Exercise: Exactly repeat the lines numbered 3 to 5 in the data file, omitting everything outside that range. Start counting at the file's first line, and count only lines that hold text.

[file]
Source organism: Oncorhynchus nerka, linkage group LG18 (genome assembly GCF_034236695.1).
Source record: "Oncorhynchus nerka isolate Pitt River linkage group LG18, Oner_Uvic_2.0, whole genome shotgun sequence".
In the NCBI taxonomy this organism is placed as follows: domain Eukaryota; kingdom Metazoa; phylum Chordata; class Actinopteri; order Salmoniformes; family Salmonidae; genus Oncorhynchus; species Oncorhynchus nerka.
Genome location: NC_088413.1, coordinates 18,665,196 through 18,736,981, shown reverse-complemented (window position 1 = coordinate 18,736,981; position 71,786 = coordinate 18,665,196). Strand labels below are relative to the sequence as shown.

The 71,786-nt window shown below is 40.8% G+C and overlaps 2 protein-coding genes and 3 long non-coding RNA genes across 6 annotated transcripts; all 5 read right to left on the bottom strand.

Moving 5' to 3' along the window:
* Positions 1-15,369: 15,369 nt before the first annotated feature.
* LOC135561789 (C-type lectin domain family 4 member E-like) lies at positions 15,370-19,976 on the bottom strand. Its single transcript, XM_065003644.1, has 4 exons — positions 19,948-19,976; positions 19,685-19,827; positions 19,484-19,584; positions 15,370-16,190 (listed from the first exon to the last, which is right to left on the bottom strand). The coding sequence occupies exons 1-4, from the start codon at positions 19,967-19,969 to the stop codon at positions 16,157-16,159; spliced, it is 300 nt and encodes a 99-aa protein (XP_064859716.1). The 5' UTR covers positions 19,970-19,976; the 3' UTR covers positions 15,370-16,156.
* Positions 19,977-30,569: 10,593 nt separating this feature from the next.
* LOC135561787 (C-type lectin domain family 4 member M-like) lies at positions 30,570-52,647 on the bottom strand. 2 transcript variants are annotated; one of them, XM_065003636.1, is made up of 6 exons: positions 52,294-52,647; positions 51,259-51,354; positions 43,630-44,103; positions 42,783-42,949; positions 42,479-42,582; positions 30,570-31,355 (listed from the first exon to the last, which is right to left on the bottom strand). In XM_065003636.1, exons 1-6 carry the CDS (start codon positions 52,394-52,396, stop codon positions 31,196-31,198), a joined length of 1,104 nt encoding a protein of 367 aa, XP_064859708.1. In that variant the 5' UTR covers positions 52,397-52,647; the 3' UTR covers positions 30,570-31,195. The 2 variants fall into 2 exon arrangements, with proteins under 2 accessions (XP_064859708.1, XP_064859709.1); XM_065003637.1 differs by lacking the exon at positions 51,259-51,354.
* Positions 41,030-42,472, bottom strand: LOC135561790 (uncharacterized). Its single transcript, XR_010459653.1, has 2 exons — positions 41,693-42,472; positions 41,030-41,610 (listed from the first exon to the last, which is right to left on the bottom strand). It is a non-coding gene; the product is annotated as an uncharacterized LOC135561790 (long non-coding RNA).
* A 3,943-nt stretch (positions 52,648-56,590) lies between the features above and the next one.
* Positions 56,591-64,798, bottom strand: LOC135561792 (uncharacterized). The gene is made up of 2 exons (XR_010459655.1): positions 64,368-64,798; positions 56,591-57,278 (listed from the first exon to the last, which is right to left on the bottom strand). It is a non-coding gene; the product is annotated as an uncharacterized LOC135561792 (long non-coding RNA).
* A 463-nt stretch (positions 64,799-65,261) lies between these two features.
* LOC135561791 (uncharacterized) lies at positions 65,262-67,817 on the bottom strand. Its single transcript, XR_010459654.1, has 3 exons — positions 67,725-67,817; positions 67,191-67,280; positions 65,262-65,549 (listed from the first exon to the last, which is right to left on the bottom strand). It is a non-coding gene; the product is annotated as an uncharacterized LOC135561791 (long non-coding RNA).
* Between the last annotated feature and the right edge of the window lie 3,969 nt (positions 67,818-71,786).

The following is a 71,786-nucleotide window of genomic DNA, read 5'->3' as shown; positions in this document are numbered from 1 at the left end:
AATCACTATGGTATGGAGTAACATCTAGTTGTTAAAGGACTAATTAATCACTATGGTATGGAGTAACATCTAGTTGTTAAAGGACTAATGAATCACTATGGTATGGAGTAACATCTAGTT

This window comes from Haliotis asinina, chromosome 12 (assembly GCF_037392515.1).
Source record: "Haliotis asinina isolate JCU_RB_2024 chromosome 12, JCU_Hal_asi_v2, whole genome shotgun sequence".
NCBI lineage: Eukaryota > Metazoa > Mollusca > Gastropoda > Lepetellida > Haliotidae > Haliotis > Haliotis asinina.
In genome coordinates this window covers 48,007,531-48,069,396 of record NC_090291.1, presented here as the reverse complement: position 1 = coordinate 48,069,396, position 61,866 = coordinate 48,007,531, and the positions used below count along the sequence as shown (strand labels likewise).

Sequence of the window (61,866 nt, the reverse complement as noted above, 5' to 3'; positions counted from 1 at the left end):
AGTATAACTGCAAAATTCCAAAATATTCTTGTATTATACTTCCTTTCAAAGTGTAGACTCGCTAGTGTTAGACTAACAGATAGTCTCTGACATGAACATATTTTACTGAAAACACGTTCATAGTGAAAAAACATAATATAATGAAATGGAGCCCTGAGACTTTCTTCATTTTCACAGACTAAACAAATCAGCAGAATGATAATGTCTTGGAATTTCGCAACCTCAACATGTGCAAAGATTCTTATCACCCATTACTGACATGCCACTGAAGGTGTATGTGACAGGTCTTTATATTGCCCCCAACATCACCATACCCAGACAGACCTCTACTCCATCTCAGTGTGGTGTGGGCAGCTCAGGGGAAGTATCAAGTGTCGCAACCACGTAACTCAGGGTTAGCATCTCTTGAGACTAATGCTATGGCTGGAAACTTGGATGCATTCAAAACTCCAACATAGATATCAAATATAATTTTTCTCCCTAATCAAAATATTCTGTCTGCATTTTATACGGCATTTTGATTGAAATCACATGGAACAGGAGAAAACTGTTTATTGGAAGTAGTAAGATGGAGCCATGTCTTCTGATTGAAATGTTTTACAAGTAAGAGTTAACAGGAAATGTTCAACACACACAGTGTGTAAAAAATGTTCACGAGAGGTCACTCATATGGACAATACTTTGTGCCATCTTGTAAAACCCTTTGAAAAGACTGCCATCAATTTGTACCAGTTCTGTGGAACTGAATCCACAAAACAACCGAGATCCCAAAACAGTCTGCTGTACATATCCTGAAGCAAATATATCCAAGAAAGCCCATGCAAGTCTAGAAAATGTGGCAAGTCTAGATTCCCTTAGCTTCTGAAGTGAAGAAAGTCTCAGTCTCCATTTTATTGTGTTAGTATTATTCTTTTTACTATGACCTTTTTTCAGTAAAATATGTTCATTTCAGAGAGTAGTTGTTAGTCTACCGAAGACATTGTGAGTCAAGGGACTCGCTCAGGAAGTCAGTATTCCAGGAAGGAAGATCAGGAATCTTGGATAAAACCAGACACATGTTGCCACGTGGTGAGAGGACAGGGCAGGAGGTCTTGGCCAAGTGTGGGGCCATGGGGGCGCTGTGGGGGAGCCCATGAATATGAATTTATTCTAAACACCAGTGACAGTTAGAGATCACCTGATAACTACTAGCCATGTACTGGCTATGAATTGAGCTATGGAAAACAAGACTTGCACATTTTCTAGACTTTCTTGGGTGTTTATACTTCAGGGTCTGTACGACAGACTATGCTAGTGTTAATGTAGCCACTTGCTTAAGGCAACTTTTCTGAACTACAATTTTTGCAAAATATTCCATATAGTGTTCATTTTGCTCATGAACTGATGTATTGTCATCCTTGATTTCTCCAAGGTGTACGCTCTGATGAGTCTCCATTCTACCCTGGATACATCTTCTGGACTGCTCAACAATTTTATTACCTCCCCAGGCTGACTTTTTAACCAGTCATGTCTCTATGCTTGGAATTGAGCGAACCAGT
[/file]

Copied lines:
In the NCBI taxonomy this organism is placed as follows: domain Eukaryota; kingdom Metazoa; phylum Chordata; class Actinopteri; order Salmoniformes; family Salmonidae; genus Oncorhynchus; species Oncorhynchus nerka.
Genome location: NC_088413.1, coordinates 18,665,196 through 18,736,981, shown reverse-complemented (window position 1 = coordinate 18,736,981; position 71,786 = coordinate 18,665,196). Strand labels below are relative to the sequence as shown.

The 71,786-nt window shown below is 40.8% G+C and overlaps 2 protein-coding genes and 3 long non-coding RNA genes across 6 annotated transcripts; all 5 read right to left on the bottom strand.